Greek yogurt and sour cream have similarities in both taste and texture. Greek yogurt has very little whey, the watery component that is present in most thinner yogurts, so it’s just as thick as sour cream. If you compare equal portions, they're both good sources of protein, calcium and vitamin B-12. However, a typical serving of sour cream has significantly fewer nutrients and more fat than a 1-cup serving of Greek Yogurt.
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Both Greek yogurt and sour cream come in full-fat and reduced-fat varieties. The full-fat versions are made with cream or whole milk, which has at least 3.25 percent milk fat. Lower-fat varieties have less fat and cholesterol per serving and as a consequence contain fewer total calories. Sour cream does not come flavored, but you'll find many varieties of Greek yogurt, with added fruit, vanilla and other flavors. These additional ingredients may add extra sugar and calories.
Calorie and Fat Comparison
The nutritional differences between fat-free and full-fat varieties of both Greek yogurt and sour cream can be dramatic. While nonfat Greek yogurt has just 133 calories per cup, 1 gram of fat and 8 grams of carbohydrates, a 1-cup serving of the full-fat type has 300 calories, 23 grams of fat and 7 grams of carbohydrates. One cup of sour cream has more calories and fat than Greek yogurt even when it's a low-fat brand. One cup of reduced fat sour cream has 416 calories, 32 grams of fat and 16 grams of carbohydrates. However, you're not likely to eat an entire cup of sour cream. For comparison, 2 tablespoons of reduced fat sour cream contain 43 calories, 3 grams of fat and 2 grams of carbs.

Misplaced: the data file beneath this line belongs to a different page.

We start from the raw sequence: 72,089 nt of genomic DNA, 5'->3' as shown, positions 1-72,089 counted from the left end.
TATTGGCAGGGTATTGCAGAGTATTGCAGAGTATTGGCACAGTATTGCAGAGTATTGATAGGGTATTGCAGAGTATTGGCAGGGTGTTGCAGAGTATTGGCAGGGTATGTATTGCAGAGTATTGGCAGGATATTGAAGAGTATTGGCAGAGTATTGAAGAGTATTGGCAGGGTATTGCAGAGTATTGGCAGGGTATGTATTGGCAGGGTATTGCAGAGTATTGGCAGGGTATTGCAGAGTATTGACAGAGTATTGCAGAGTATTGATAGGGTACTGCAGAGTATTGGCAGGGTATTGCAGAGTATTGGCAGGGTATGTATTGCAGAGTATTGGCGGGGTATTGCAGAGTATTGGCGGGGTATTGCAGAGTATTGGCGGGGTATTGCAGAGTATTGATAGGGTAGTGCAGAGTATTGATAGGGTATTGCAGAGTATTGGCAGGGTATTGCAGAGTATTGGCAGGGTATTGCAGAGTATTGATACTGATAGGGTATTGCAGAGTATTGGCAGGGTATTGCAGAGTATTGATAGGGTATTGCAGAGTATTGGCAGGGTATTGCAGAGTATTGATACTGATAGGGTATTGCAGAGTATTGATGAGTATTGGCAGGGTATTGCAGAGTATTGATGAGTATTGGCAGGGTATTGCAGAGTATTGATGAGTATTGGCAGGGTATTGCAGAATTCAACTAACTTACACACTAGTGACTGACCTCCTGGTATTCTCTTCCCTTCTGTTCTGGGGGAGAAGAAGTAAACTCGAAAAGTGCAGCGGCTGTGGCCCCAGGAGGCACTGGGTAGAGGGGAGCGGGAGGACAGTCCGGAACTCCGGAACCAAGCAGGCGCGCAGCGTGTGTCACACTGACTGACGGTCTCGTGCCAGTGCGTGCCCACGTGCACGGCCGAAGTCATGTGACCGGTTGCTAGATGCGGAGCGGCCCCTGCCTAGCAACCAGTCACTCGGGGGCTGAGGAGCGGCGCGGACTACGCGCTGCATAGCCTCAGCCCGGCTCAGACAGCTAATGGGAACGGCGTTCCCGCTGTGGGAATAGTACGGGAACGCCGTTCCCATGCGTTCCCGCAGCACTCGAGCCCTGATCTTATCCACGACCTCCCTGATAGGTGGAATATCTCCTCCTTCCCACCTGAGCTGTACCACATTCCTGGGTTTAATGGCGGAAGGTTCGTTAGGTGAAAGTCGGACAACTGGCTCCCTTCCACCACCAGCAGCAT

If you compare 1 cup of Greek yogurt to sour cream, you'll find they're both rich sources of protein, calcium and vitamin B-12. Greek yogurt is significantly higher than sour cream in both protein and vitamin B-12, with 1 cup providing 71 percent of your recommended daily allowance of B-12 and about half of your daily protein. They both provide one-fourth to one-third of the RDA of calcium. While 2 tablespoons of sour cream don't begin to compare to the nutrients in a 1-cup portion, this serving still provides about 3 percent of your daily calcium, vitamin B-12 and protein.
Both sour cream and Greek yogurt have positive nutritional properties, especially the fat-free varieties because they deliver lean protein. Eating low-fat protein can have a satiating effect, which may work to curb your total calorie consumption. An added bonus to Greek yogurt is that it contains probiotics, which are live bacteria that support the healthy bacteria in your gastrointestinal tract and may help treat some digestive disorders. To be sure you're getting probiotics, check the label on the yogurt you buy for live, active cultures. The pasteurization process kills bacteria from the fermentation process, so live cultures must be added back after processing.
- USDA Nutrient Database: Sour Cream, Reduced Fat
- USDA Nutrient Database: Yogurt, Greek, Plain, Nonfat
- University of Michigan: Probiotics
- LIVESTRONG.com MyPlate: Calories in Fage Total 0% Greek Yogurt
- LIVESTRONG.com MyPlate: Calories in Nestle Greek Yogurt (Plain)
- Institute of Medicine: Dietary Reference Intakes